Development Academies Changing Path To Collegiate Soccer, Causing Mixed Emotions

For Georgia Soccer head coach Billy Lesesne, the Development Academy is changing the way athletes are recruited, and, like many other coaches and players across the nation, he’s not quite sure how he feels about it. 

US soccer founded the Development Academy in 2007 in an attempt to place the top male club soccer talent in the nation on one stage. Quickly, the best clubs throughout the country joined to create a so called “super league” in which those clubs could compete at a higher level. In the process, Development Academy created an environment that raised the level of competition and allowed athletes to play in meaningful games. 

Ten years later, in the fall of 2017, Development Academy created a league for girls that immediately rivaled Elite Clubs National League, considered the highest level of girls club soccer. The new league now has 68 clubs across the country.

While it would seem that the Development Academy would be a perfect avenue for club athletes to enhance their competition, it comes with a catch. To play for a Development Academy club, athletes must forego playing for their high school or their own clubs. This is dismaying to Westminster head varsity girls soccer coach, Clark Meyer.

“I went from possibly the best team I’ve ever coached to 2018 where, including rising freshman, I lost 11 players to DA and it completely remade our team complexion overnight,” said Meyer. “It’s something that I think players and parents are pretty unhappy with but they feel trapped in the system because they want to be seen, they want to play at the top level so they’re stuck with this.”

Some storied programs such as Michigan Hawks and Atlanta’s Concorde Fire found that the Development Academy wasn’t a right fit and returned to the ECNL. This has changed the way college programs recruit as collegiate recruiters are now forced to split resources between the two leagues to find the talent. 

Map of Girls Development Academy Clubs in the USA with a highlight on clubs in Georgia.

Players and clubs who invest their time and effort to play in the Development Academy expect to be seen by college recruiters, but for Lesesne, it makes it harder to recruit.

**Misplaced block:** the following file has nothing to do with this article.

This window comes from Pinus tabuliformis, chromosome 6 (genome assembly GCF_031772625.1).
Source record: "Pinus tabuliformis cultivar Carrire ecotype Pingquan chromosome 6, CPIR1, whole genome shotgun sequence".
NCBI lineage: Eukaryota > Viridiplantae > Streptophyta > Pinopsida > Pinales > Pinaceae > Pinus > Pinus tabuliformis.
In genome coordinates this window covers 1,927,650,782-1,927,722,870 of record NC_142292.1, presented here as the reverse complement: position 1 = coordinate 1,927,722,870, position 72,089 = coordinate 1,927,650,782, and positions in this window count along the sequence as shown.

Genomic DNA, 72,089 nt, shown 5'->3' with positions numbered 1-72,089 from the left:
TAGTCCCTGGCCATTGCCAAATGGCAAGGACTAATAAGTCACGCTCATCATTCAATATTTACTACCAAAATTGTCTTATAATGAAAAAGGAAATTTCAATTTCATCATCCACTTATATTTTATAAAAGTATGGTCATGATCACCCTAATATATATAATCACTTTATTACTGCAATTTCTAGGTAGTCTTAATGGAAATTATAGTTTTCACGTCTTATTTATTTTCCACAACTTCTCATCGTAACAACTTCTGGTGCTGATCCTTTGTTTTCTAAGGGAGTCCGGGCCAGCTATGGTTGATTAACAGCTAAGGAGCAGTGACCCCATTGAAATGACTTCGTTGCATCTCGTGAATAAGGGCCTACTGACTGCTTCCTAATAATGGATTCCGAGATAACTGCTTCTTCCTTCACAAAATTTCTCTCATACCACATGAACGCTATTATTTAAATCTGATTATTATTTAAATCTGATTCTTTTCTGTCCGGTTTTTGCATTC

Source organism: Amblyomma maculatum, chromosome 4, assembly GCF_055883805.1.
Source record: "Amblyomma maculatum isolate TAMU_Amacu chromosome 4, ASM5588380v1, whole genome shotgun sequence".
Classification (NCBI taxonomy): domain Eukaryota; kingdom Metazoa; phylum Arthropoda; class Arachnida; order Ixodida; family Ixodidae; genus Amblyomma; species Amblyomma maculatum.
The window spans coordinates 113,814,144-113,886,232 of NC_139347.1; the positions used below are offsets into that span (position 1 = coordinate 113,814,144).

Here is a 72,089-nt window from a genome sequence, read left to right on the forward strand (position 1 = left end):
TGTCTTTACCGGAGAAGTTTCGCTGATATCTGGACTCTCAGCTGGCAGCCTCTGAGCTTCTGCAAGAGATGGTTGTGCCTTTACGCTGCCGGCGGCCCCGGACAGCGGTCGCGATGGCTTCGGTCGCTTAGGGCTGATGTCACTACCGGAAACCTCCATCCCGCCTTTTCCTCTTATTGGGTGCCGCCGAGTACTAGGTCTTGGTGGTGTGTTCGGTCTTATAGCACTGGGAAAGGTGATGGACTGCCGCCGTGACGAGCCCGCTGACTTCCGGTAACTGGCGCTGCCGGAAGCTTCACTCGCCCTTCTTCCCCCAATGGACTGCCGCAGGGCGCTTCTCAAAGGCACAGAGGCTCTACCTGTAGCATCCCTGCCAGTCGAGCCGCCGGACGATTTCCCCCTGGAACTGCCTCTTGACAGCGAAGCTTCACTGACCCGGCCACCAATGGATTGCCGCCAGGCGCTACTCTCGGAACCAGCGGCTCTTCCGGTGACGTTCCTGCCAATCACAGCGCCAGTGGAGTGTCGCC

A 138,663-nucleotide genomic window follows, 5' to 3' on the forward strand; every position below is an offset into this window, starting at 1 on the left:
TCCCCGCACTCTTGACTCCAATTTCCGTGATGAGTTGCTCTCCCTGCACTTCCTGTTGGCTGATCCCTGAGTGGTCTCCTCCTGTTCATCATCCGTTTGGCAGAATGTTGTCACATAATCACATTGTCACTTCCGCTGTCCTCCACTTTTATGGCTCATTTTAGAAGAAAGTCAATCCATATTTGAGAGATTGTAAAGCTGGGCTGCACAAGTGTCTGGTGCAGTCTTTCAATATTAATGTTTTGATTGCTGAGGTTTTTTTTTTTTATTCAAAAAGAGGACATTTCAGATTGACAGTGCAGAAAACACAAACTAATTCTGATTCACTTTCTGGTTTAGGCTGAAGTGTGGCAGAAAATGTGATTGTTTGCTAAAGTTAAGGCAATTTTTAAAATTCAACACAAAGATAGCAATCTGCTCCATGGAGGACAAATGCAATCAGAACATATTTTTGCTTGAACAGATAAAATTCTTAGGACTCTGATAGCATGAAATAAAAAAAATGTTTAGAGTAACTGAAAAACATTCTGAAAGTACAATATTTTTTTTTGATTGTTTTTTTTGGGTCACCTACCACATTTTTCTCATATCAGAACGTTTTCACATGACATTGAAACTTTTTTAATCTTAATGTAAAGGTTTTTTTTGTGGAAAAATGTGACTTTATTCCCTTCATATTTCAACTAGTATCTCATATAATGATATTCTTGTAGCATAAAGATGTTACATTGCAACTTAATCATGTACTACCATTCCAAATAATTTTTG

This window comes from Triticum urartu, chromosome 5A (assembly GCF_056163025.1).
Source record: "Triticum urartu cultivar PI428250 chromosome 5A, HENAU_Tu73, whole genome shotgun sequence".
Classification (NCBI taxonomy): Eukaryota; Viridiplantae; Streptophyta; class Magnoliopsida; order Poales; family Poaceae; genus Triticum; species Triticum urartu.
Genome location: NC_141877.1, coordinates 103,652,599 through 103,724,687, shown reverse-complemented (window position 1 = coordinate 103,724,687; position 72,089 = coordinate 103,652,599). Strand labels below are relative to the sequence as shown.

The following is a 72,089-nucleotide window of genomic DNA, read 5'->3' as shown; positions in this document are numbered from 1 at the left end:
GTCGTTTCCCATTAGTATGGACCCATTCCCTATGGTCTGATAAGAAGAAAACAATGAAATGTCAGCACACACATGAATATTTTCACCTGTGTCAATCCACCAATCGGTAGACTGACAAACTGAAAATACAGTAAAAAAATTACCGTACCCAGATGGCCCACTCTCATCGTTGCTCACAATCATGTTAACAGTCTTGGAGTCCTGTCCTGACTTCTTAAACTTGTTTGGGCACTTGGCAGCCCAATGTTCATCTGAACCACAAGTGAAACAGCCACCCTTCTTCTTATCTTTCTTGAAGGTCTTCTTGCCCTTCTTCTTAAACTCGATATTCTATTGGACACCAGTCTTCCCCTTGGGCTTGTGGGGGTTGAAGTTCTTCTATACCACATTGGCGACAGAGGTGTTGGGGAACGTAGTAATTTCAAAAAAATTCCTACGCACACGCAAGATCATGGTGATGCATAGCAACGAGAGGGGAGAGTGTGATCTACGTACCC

“I think the problem with that from the recruiting perspective is often times it’s the game times,” Lesesne said. “Every team in the U16 age group are playing at the same time. It’s difficult to see multiple games. That makes it a little bit harder.” 

It is not just negative emotions that have surrounded the Development Academy, many players love the new league and the added level of competition. Dani Murguia, a sophomore midfielder for Georgia, had a great experience in the Development Academy playing the 2017-2018 season with FC Dallas.

“Playing in DA and getting that opportunity was really cool, especially since DA is such an elite league and you end up playing some of the best teams in each state,” said Murguia. 

As for the high school rule, a decision that has plagued many club athletes, Dani struggled slightly in making the decision to forego her senior season. However, Dani found a way to make the best of the abrupt change and became a manager for her senior season at Cleburne (Texas) High School. 

“I was still around so it was kinda nice being able to just focus on one team and school at the same time,” said Murguia. 

It is hard to argue against the effectiveness of the higher level of play as coaches and recruiters have noticed stronger caliber players coming out of the Development Academy. 

“In a good DA situation I think they can come in a bit more prepared,” Lesesne said. “There’s a lot more video analysis required there, so I think sometimes they come in with higher soccer IQ for the college game in the DA program.”

If the success of the girls Development Academy is anything like the boys, within a few years it could be the sole league for girls club soccer. But, it is evident that in order to appeal to all clubs, players and coaches there are some changes that the Development Academy will have to make. 

“US soccer could learn a little bit from ECNL as far as changing some of those times so you could see a broader range of players and not have all 6 teams playing at the same time,” said Lesesne. 

Whether those changes will happen is another story but time will tell how the Development Academy will continue to shake up club soccer. The future of club soccer and the recruitment process for high school athletes will be driven by the contrasting opinions of players, coaches and their families. The next couple years will be crucial for both ECNL and the Development Academy as players choose the direction they believe will give them the best chance at playing at the next level. 

Bennett Porson is a third year majoring in finance in the Terry College of Business with a certificate in Sports Media in the Grady College of Journalism and Mass Communication at the University of Georgia.



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